Looking back on 2014

7th Nov 2014

This year has seen some changes at the farm – not least the departure of our two old sows, Priscilla and Tallulah who produced an absolute mountain of sausages for members and Friends to enjoy. We have produced more pork this year by buying in weaners (eight weeks old) from Rosegate Farm in Swavesey and have started to do our own butchery, also using the facilities at Rosegate. This has given us much more control over the process and we are now producing some really fine, slow grown, outdoor reared pork.

lambs2014 also saw the arrival of our first sheep, a group of cade (bottle fed) lambs. It was a lot more work than I was initially expecting, with their demands for bottles at all hours of the night. We unfortunately lost two lambs in the early days – not uncommon as they’ve had such a rough start to life. The remaining little flock have grown well on the grass in the bottom paddocks and we are looking forward to enjoying the first Hempsals’ roast lamb very early in the new year. With the addition of the sheep, we are finally using up all the paddocks on the farm and eeryone has enjoyed the experience so much we are looking to get a small ‘starter flock’ over the winter so we can produce our own lambs next year.

kidsIn late spring, two of our goats, Cyndi and Clementine, both had kids and we ended up with three boys! We were quite pleased with this outcome as we have plenty of milking goats at the moment and it will mean an extra helping or two of goat curry in spring 2015 when the boys are grown up a bit!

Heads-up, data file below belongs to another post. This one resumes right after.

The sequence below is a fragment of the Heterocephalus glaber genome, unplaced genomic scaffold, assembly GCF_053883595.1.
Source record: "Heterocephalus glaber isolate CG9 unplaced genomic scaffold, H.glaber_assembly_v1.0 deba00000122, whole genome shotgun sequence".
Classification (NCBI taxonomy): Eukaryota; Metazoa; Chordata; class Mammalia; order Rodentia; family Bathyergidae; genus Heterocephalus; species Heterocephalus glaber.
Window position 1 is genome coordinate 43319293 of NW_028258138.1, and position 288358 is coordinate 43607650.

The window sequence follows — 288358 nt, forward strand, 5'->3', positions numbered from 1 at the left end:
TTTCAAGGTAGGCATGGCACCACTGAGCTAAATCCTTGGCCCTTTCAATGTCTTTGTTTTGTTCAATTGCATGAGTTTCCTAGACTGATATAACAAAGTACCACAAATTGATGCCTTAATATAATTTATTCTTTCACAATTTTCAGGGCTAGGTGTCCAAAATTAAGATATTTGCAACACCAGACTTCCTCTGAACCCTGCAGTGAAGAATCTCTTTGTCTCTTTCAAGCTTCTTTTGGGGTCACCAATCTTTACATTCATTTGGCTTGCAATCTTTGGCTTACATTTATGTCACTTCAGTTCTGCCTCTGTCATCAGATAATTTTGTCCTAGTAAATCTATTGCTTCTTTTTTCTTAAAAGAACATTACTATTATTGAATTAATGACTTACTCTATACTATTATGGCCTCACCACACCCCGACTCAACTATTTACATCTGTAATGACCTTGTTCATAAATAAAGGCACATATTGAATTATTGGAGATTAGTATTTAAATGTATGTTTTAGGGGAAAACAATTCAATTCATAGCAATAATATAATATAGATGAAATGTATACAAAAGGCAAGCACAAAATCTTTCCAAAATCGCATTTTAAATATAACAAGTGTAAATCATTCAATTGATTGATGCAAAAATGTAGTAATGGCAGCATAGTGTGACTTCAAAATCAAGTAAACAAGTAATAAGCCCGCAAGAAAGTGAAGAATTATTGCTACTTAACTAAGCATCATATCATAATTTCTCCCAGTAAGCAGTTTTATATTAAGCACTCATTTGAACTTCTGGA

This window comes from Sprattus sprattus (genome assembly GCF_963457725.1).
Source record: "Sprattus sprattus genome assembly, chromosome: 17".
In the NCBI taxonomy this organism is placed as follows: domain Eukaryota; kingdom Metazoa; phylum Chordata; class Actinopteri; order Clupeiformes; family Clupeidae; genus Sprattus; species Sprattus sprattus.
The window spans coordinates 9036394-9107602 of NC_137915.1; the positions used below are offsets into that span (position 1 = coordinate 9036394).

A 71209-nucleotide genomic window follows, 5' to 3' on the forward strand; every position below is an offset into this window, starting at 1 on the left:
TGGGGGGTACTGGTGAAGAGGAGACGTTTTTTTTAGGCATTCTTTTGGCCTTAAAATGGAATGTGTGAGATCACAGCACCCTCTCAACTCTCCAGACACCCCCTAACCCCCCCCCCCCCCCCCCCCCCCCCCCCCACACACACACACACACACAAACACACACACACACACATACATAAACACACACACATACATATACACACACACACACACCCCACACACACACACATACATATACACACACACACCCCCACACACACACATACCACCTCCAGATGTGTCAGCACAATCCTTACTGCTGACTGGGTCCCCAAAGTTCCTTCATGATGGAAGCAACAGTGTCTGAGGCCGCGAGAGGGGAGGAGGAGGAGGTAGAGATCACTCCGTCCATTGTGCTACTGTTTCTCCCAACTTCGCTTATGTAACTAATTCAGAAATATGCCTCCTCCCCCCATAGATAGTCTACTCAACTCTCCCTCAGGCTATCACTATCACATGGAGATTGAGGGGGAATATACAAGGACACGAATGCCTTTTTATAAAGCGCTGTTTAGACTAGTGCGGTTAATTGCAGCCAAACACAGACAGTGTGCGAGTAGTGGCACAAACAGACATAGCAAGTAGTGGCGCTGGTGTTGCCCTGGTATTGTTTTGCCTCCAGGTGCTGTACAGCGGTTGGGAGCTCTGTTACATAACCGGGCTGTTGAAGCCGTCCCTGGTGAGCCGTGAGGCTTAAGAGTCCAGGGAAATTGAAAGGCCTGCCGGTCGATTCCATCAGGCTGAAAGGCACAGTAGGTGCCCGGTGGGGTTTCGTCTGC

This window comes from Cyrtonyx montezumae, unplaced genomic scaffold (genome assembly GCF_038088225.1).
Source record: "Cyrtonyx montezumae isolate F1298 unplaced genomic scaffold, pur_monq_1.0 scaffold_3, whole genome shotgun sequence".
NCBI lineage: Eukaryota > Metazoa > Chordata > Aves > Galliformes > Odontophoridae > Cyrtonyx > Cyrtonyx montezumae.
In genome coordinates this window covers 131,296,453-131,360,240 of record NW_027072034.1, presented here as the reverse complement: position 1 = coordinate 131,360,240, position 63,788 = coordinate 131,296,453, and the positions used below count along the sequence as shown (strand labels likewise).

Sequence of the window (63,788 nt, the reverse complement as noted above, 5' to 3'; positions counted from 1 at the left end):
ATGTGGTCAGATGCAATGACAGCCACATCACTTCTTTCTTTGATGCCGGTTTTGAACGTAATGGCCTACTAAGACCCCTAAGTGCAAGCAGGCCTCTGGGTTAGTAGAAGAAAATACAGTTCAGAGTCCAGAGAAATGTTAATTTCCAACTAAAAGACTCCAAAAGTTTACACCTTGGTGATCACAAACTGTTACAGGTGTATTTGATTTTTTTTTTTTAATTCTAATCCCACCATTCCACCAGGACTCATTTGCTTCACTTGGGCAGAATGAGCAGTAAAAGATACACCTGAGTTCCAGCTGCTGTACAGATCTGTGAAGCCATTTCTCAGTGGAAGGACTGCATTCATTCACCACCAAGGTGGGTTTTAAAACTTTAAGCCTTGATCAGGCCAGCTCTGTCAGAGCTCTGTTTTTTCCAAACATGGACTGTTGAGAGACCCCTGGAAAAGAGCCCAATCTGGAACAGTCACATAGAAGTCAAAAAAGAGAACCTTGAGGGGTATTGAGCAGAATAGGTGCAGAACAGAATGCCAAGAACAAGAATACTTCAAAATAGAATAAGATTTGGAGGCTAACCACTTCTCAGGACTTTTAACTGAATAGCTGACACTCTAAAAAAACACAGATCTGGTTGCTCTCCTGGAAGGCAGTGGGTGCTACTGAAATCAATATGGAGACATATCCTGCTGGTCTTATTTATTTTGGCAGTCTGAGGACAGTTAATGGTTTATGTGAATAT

The most disappointing and difficult part of the year was when a virus almost wiped out our young turkey poults. After a lot of disinfecting and care, we have managed to save nine birds. We had to buy in some older poults to make up numbers and are very happy to be able to offer Christmas geese and turkeys to members and Friends again this year.

august produceWe also had a better year for vegetable growing, seeing lots of cabbages and broccoli for the first time and our soft fruit bushes have started to produce good crops. The warm weather in early spring and mild start to autumn has meant that the our veg boxes have been huge and healthy for much longer this year. We also saw the onset of mechanisation at the farm with the new potato machinery which has allowed us to grow more potatoes much more easily than in previous years.

open dayWe ran a number of special events through the year, starting, almost a year ago with a very popular ‘petting stall’ at the Willingham Feast organised by Matt and Caroline. A cheese tasting session for the Willingham School Association in January was very well attended and we’ve been asked back again next year. We also ran a ‘How to handle half a pig evening’. Last week also saw a really successful Open Day, where we welcomed around eighty visitors to the farm who all had an enjoyable and hopefully interesting time.

toddlersFinally, the farm continues to be a positive force in the wider community, we have successfully run hatching programs in two local primary schools, had farm visits from Scouts and Rainbows groups and welcomed regular Saturday visits from a number of disabled ladies from the supported accommodation centre at Wilford Furlong in Willingham. Jenny has also brought a toddler group to the farm regularly over the summer and we’ve had two teenagers working at the farm for their community service part of the Duke of Edinburgh’s award. I’ve also given a number of talks about the farm and our activities, most recently at Scallywags pre-school in Oakington and an evening talk to the Houghton and Wyton Horticultural Society.

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